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Supreme Power #9
writer: J. Michael Straczynski
artist: Gary Frank

Since its establishment, the superhero comic has struggled with a demon that gnaws relentlessly at its underpinnings: realism.

Whether it's trying to explain how someone could float through the air, why one might choose to dress like a winged rodent, or what the world would say if superbeings were found to be living in our midst, the superhero genre has spent decades trying to prove its legitimacy by showing how it's grounded in our own reality.

Yet the flaw with the superhero has never been that we don't believe in his or her existence; we believe in them simply because we WANT to believe.

However, a significant problem HAS been portraying how all the major concerns of the Earth would react to a superhero. Would the President of the United States honestly shake hands with someone who can crush tanks like empty beer cans? Would Soviet Russia honestly create an army of supermen they had no way to control? And, more importantly, would either of these powers have let any person so threatening to their safety freely walk the earth?

Such has been the question of Supreme Power from the start: if Superman really crashed to Earth, do you think the government not only wouldn't notice this, but also wouldn't immediately take the child into custody and brainwash it into being the ultimate American weapon? You bet your ass they would!

However, as of issue #8, where Mark Milton (the superman in question) glimpsed his true origins as the last survivor of an alien ship, that great American plan backfired, and Milton went on his merry way to the secret base that holds the answers to his questions.

Most of issue #9 is spent looking through the fearful eyes of those running the base. They know Mark is coming, and, after the devastation left in Africa from his battle with Doc Spectrum, they know he hasn't just come back home for a friendly chat. Realizing he's been holding back the true extent of his power up until now, they picture the destruction he could rain upon the United States, estimating he could score roughly one million kills every 16.6 days and there wouldn't be a damn thing they could do about it. General Casey, having been in charge of the project from the start, always suspected this day might come, of course, and flashes back to the first days Mark spent at the base, where they repeatedly tested him and formulated their "back-up plan" for this very situation, and, as Mark strolls onto the base, barely noticing the artillery shells that bounce off of him, Casey readies himself for the disposal of his ultimate American weapon.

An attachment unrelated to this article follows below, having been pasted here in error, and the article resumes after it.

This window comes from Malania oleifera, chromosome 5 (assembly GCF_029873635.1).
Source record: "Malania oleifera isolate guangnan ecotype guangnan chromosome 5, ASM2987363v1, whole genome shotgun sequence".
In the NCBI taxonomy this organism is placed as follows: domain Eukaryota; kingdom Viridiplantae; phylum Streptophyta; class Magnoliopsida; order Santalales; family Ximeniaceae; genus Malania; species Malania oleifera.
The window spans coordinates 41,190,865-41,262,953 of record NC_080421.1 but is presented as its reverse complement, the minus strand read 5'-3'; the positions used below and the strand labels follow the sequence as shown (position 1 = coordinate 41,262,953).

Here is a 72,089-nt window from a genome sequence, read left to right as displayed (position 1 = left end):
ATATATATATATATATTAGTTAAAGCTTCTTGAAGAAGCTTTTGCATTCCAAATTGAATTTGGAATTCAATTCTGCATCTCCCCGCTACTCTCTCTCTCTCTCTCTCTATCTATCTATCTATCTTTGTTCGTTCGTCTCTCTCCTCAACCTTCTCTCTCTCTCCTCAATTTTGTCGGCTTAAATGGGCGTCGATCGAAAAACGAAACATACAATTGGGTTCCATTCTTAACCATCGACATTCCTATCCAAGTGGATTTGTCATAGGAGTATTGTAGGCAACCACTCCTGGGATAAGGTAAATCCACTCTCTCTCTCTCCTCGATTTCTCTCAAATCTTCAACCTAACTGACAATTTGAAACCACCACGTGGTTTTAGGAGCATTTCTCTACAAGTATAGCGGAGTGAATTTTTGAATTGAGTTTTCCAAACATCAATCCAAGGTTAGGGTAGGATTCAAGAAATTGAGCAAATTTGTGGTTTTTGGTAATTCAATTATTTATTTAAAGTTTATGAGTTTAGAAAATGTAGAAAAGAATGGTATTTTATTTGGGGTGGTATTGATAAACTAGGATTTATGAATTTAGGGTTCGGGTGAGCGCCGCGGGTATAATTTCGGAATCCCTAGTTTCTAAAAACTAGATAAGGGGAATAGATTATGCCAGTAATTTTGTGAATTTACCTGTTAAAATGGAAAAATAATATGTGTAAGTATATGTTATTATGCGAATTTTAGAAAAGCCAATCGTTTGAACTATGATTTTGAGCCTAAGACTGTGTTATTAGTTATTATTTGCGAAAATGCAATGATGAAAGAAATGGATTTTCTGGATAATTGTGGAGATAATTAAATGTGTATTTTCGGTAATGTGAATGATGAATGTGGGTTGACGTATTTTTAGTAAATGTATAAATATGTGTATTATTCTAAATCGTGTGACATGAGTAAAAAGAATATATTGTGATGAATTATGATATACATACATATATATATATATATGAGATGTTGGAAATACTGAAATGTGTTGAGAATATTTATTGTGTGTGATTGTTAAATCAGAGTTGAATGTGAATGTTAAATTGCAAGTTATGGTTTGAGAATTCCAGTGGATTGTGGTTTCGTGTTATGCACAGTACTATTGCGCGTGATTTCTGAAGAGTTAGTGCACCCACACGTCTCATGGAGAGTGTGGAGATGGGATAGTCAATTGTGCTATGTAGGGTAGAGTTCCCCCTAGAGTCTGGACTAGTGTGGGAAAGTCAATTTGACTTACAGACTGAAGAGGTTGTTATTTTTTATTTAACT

The only thing more surprising than how Supreme Power has taken a Justice League ripoff and revamped it into one of the most interesting books on the market is the gradual pace Straczynski has weaved it with. Almost any other competent writer would have easily compacted everything we've seen into a three issue arc and then focused on the team doing superhero missions, saving the world and stuff, from then on. Straczynski, on the other hand, chooses to use that tension against us: we know they're going to form a team, but, aside from Mark having met The Blur (think Flash), confronted Nighthawk (a black Batman), battled Doc Spectrum (evil Hal Jordan, anyone?), and this issue's moment where The Amphibian (Aqua…girl…sorta) discovers the wounded Spectrum healing himself in a prismatic cocoon at the bottom of the ocean, these people don't even know each other.

Instead of shooting directly for a "hey, gang, let's team up" story, JMS chooses to focus on one of the ideas that made Warren Ellis' Stormwatch run feel so real: no powerful country would fund a superhero to protect the world when they could just as easily use them to further their own interests, instead. The result has been a very realistic feeling of how the American government would topple foreign powers and turn the tide of international conflicts if they had their own super-powered Boy Scout zipping around the globe. But, while being reminiscent of the portrayal of Superman in The Dark Knight Returns, it's played out more like the life story of a CIA operative: another loyal son of America riding out into the night, murdering for the "good" of his country while doubt slowly eats away at him.

Until now.

Now, Mark's broken free of the machine (in a magnificently explosion-filled manner, thanks to the ever-talented Gary Frank) and it's looking like this universe's Superman is ready to rise up to his true calling as defender of the globe.

That is, unless Doc Spectrum and the others have something else to say about it…


Jason Schachat

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